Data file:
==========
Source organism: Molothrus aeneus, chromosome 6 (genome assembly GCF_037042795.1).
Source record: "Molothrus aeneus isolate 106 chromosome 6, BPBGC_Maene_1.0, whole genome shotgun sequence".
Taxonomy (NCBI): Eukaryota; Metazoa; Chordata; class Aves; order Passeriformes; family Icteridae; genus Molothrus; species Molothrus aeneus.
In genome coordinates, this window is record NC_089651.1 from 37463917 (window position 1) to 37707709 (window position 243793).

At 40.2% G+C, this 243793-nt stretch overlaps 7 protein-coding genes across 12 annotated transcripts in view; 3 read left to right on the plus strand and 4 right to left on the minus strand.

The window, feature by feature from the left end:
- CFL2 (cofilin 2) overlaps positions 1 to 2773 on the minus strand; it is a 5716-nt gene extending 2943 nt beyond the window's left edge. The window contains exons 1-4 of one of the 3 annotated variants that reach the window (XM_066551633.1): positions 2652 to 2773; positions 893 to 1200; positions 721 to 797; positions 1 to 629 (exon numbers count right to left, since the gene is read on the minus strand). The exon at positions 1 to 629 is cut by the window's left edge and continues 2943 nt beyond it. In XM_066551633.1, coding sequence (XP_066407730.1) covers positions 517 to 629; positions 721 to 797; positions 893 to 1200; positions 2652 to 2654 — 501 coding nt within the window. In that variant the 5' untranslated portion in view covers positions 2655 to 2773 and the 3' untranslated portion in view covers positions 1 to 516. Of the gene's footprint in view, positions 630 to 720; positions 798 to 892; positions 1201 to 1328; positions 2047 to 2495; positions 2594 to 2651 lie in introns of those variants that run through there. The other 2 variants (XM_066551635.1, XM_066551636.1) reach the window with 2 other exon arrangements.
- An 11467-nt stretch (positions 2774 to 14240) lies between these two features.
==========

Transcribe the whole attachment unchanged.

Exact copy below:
Source organism: Molothrus aeneus, chromosome 6 (genome assembly GCF_037042795.1).
Source record: "Molothrus aeneus isolate 106 chromosome 6, BPBGC_Maene_1.0, whole genome shotgun sequence".
Taxonomy (NCBI): Eukaryota; Metazoa; Chordata; class Aves; order Passeriformes; family Icteridae; genus Molothrus; species Molothrus aeneus.
In genome coordinates, this window is record NC_089651.1 from 37463917 (window position 1) to 37707709 (window position 243793).

At 40.2% G+C, this 243793-nt stretch overlaps 7 protein-coding genes across 12 annotated transcripts in view; 3 read left to right on the plus strand and 4 right to left on the minus strand.

The window, feature by feature from the left end:
- CFL2 (cofilin 2) overlaps positions 1 to 2773 on the minus strand; it is a 5716-nt gene extending 2943 nt beyond the window's left edge. The window contains exons 1-4 of one of the 3 annotated variants that reach the window (XM_066551633.1): positions 2652 to 2773; positions 893 to 1200; positions 721 to 797; positions 1 to 629 (exon numbers count right to left, since the gene is read on the minus strand). The exon at positions 1 to 629 is cut by the window's left edge and continues 2943 nt beyond it. In XM_066551633.1, coding sequence (XP_066407730.1) covers positions 517 to 629; positions 721 to 797; positions 893 to 1200; positions 2652 to 2654 — 501 coding nt within the window. In that variant the 5' untranslated portion in view covers positions 2655 to 2773 and the 3' untranslated portion in view covers positions 1 to 516. Of the gene's footprint in view, positions 630 to 720; positions 798 to 892; positions 1201 to 1328; positions 2047 to 2495; positions 2594 to 2651 lie in introns of those variants that run through there. The other 2 variants (XM_066551635.1, XM_066551636.1) reach the window with 2 other exon arrangements.
- An 11467-nt stretch (positions 2774 to 14240) lies between these two features.